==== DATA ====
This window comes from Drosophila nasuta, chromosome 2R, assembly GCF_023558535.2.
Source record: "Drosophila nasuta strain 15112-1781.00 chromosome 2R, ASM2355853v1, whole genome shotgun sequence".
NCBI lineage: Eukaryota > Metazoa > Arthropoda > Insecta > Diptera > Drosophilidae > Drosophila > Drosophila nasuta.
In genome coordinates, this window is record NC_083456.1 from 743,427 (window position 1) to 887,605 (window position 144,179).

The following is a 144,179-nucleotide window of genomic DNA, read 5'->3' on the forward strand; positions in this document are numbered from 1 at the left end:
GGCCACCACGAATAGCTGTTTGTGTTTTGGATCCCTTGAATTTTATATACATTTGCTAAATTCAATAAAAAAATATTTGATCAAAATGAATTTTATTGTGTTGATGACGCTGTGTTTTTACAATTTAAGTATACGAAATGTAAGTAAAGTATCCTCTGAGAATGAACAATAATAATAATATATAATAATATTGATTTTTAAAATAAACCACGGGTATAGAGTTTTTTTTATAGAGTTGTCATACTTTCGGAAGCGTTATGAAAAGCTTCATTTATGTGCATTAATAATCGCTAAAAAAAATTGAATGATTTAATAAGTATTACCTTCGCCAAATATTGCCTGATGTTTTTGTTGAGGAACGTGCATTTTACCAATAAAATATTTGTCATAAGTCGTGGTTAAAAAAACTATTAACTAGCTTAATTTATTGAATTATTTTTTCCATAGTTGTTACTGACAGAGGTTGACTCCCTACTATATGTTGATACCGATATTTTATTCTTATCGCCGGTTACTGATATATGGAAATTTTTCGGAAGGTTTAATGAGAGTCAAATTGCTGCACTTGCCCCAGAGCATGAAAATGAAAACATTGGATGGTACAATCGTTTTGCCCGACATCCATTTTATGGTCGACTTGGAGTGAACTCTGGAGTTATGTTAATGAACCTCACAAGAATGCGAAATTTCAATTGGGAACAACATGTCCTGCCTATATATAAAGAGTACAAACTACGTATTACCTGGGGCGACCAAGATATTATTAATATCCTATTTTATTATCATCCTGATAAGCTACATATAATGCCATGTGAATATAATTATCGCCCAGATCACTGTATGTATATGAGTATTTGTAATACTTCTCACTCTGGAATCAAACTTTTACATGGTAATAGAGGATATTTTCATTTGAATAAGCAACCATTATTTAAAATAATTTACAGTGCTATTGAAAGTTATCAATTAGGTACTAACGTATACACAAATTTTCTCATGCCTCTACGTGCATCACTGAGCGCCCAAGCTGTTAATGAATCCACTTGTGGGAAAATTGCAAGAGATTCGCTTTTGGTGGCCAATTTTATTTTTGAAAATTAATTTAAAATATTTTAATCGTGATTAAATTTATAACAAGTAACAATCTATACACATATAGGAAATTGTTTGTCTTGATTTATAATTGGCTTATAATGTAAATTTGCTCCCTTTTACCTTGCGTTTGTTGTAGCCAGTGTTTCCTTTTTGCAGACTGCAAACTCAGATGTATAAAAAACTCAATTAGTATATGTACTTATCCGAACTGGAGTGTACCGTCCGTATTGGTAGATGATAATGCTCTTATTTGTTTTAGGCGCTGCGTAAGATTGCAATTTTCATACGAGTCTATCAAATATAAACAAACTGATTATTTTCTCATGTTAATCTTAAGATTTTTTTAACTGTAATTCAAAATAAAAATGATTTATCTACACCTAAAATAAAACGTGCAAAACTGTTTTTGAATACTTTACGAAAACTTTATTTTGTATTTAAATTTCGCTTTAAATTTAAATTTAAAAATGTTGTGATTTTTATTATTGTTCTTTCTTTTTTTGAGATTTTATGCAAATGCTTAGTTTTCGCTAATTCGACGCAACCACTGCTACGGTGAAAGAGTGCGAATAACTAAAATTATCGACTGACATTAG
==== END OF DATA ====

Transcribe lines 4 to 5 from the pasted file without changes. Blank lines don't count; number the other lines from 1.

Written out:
In genome coordinates, this window is record NC_083456.1 from 743,427 (window position 1) to 887,605 (window position 144,179).

The following is a 144,179-nucleotide window of genomic DNA, read 5'->3' on the forward strand; positions in this document are numbered from 1 at the left end: